FTC Sends “Friendly” Reminders to Numerous Businesses About Looming COPPA Deadline

Published On May 17, 2013 | By Jon Frankel | FTC & State AG
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FOLDERThe FTC recently announced that more than 90 businesses located in the U.S. and abroad, including mobile applications, were sent “educational” letters reminding them of the looming July 1, 2013 deadline to comply with the new COPPA rules.  While the FTC made clear that these letters only were directed to companies that appear to collect personal information from children under 13 and that the agency had not formally evaluated whether any particular recipient’s business practices were subject to COPPA, the letters make plainly obvious that the FTC is gearing up for the July 1, 2013 deadline and already is focused on a number of businesses that it believes will have to change their practices based on the amended COPPA Rule.

Two types of letters were sent – the first, a letter to domestic companies that may be collecting images or sounds of children – notes that under the revised COPPA Rule, personal information now includes photographs or videos with a child’s image, audio files that include a child’s voice, and screen or user names that function as online contact information.  The FTC stressed that developers of apps covered by COPPA must: (i) give notice and get parental consent for personal information collected on the apps from third parties, such as ad networks, unless an exception applies; (ii) take reasonable steps to release children’s personal information only to companies that are capable of keeping it secure and confidential; and (iii) meet new data retention and deletion requirements.

The second letter to domestic companies that may be collecting persistent identifiers from children focuses on the fact that persistent identifiers, such as cookies, IP addresses and mobile device IDs, that can recognize users over time and across different websites and online services, are considered personal information under the revised COPPA Rule. Here, the FTC reminds affected companies and apps to provide notice and obtain parental consent, unless the persistent identifier is used to conduct activities that support internal operations, such as maintaining or analyzing the function of the website or application, performing network communications, authenticating users or serving contextual advertisements.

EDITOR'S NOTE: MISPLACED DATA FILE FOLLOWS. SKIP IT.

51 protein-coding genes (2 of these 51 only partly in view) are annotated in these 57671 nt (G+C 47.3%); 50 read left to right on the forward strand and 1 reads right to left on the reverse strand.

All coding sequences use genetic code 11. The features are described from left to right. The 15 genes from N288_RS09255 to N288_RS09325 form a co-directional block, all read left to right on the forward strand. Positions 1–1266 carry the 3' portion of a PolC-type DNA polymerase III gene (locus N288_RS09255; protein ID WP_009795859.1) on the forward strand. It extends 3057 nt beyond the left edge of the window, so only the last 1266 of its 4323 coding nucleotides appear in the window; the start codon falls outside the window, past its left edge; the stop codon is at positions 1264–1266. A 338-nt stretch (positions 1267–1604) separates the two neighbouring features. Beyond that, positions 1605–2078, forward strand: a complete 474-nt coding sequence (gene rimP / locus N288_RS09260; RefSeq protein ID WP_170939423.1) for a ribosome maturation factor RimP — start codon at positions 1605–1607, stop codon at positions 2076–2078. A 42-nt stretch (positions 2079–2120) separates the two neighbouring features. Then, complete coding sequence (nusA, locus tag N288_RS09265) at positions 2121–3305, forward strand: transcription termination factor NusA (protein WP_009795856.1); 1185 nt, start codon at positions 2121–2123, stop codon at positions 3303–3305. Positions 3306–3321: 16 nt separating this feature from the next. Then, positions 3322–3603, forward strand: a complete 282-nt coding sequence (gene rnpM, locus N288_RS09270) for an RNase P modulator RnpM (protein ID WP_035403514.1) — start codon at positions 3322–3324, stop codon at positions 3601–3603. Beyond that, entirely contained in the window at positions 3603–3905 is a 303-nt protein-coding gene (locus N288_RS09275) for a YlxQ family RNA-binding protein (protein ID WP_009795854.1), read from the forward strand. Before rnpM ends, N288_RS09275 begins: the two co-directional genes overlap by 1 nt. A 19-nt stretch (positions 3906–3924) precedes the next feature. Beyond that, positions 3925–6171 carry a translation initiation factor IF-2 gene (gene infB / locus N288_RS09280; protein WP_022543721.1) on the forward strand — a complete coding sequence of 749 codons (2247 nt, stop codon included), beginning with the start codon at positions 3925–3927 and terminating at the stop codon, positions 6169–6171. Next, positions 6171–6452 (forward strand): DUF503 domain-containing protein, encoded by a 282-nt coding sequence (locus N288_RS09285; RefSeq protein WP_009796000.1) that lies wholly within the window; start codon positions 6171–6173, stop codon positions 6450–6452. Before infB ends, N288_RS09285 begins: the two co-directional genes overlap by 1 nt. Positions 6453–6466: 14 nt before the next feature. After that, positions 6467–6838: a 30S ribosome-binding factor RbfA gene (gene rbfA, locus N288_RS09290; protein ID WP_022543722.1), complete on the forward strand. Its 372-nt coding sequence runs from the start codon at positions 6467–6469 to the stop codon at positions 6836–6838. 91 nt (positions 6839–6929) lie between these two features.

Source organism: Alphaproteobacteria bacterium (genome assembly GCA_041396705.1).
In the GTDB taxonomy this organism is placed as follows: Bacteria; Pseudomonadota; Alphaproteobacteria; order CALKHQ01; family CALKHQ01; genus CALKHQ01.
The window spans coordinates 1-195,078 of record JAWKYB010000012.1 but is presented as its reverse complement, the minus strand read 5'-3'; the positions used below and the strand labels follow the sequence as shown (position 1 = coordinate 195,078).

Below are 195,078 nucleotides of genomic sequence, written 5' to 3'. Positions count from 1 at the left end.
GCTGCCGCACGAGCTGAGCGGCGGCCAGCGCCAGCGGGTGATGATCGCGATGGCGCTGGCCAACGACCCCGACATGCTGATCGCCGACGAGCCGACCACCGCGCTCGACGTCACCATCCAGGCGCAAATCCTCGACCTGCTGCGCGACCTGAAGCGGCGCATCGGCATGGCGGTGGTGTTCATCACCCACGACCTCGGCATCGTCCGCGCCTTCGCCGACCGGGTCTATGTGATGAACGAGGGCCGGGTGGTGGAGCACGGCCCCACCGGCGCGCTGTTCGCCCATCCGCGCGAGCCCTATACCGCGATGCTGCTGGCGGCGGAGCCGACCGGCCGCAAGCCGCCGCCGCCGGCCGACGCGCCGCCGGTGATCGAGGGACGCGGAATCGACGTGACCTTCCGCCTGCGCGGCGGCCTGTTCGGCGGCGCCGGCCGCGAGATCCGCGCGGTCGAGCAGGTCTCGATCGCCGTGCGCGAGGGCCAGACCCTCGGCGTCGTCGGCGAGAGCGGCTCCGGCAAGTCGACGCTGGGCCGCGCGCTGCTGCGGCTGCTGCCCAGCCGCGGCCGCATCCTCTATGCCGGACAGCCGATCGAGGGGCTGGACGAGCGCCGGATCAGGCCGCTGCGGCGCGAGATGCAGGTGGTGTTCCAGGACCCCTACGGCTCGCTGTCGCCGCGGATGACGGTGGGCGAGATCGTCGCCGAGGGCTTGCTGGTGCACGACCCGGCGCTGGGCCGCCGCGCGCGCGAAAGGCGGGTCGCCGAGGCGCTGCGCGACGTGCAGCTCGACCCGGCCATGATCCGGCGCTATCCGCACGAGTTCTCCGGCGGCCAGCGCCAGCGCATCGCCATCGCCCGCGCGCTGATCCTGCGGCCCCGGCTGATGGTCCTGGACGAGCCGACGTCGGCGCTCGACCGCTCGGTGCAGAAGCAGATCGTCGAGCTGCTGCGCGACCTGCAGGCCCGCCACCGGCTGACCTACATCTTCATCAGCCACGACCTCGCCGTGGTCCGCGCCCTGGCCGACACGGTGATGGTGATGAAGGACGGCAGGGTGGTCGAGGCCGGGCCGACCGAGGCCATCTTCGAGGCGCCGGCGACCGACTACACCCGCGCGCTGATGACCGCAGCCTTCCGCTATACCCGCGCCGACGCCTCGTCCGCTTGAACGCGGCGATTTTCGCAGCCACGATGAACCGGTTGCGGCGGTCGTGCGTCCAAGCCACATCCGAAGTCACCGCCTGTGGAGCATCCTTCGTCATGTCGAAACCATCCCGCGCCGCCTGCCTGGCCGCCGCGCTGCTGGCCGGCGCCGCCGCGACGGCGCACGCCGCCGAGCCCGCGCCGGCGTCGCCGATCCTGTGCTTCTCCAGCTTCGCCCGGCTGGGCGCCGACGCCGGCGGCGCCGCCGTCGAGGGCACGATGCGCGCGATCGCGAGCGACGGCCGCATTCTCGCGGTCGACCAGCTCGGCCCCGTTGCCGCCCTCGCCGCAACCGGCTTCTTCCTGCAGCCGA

In both letters, as well as similar letters that were sent to foreign companies whose content is directed to children in the U.S. (sound and image foreign letter and persistent identifier foreign letter), the FTC urges the recipients to review their websites and apps for COPPA compliance and provides contact information for FTC Staff Attorneys to answer questions.

Whether or not you received one of these letters from the FTC, all companies operating websites and mobile applications should be evaluating the applicability of the new COPPA Rules.  It is evident that the FTC intends to actively assess compliance with the new rules, and if necessary, take enforcement actions.  Many companies will have to revise their business practices to ensure either compliance with COPPA or that they are not subject to the amended Rule before the July 1 deadline – ZwillGen attorneys can assist on both fronts. We have been advising a variety of e-commerce, technology and mobile application companies on COPPA applicability and compliance for years and would be pleased to assist as the July 1 deadline approaches.

About The Author

Jon Frankel has been advising clients on privacy, data security, e-commerce, intellectual property and litigation matters for more than 15 years. Jon provides practical advice to mitigate privacy and data security risks and helps clients navigate a myriad of complex data collection, use and sharing cases. Jon advises on health and children’s privacy; email, SMS and telemarketing; mobile applications; user generated content; contests, promotions, and sweepstakes, online gaming; and requests from law enforcement. Prior to joining ZwillGen, Jon was a partner in the Washington, D.C. office of Bingham McCutchen, LLP, where he co-chaired the Privacy and Security Group.

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